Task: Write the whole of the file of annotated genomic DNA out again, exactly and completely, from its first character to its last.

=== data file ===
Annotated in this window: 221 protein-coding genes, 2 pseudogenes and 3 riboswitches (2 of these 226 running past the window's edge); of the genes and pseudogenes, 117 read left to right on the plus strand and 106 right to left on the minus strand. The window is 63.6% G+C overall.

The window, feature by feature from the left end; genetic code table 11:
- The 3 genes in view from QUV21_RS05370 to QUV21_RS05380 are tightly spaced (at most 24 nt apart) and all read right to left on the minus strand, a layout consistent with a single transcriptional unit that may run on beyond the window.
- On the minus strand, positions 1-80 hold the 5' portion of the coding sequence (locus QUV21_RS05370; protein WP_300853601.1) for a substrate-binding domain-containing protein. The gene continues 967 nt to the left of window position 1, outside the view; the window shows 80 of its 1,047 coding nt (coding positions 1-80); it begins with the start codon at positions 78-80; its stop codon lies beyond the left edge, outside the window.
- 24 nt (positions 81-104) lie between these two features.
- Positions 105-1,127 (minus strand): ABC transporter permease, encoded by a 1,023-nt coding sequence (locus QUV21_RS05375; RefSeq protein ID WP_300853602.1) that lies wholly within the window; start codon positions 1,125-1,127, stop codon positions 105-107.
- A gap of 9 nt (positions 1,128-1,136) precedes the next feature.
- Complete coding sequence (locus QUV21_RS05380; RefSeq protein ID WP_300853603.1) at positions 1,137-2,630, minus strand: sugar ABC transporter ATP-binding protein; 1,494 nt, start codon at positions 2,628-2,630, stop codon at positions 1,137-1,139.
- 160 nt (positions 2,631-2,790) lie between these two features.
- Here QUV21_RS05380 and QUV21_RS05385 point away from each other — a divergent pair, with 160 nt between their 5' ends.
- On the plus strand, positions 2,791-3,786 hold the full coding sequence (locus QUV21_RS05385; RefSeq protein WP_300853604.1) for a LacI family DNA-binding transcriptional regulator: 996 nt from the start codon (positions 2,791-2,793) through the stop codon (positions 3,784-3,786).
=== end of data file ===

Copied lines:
Annotated in this window: 221 protein-coding genes, 2 pseudogenes and 3 riboswitches (2 of these 226 running past the window's edge); of the genes and pseudogenes, 117 read left to right on the plus strand and 106 right to left on the minus strand. The window is 63.6% G+C overall.

The window, feature by feature from the left end; genetic code table 11:
- The 3 genes in view from QUV21_RS05370 to QUV21_RS05380 are tightly spaced (at most 24 nt apart) and all read right to left on the minus strand, a layout consistent with a single transcriptional unit that may run on beyond the window.
- On the minus strand, positions 1-80 hold the 5' portion of the coding sequence (locus QUV21_RS05370; protein WP_300853601.1) for a substrate-binding domain-containing protein. The gene continues 967 nt to the left of window position 1, outside the view; the window shows 80 of its 1,047 coding nt (coding positions 1-80); it begins with the start codon at positions 78-80; its stop codon lies beyond the left edge, outside the window.
- 24 nt (positions 81-104) lie between these two features.
- Positions 105-1,127 (minus strand): ABC transporter permease, encoded by a 1,023-nt coding sequence (locus QUV21_RS05375; RefSeq protein ID WP_300853602.1) that lies wholly within the window; start codon positions 1,125-1,127, stop codon positions 105-107.
- A gap of 9 nt (positions 1,128-1,136) precedes the next feature.
- Complete coding sequence (locus QUV21_RS05380; RefSeq protein ID WP_300853603.1) at positions 1,137-2,630, minus strand: sugar ABC transporter ATP-binding protein; 1,494 nt, start codon at positions 2,628-2,630, stop codon at positions 1,137-1,139.
- 160 nt (positions 2,631-2,790) lie between these two features.
- Here QUV21_RS05380 and QUV21_RS05385 point away from each other — a divergent pair, with 160 nt between their 5' ends.
- On the plus strand, positions 2,791-3,786 hold the full coding sequence (locus QUV21_RS05385; RefSeq protein WP_300853604.1) for a LacI family DNA-binding transcriptional regulator: 996 nt from the start codon (positions 2,791-2,793) through the stop codon (positions 3,784-3,786).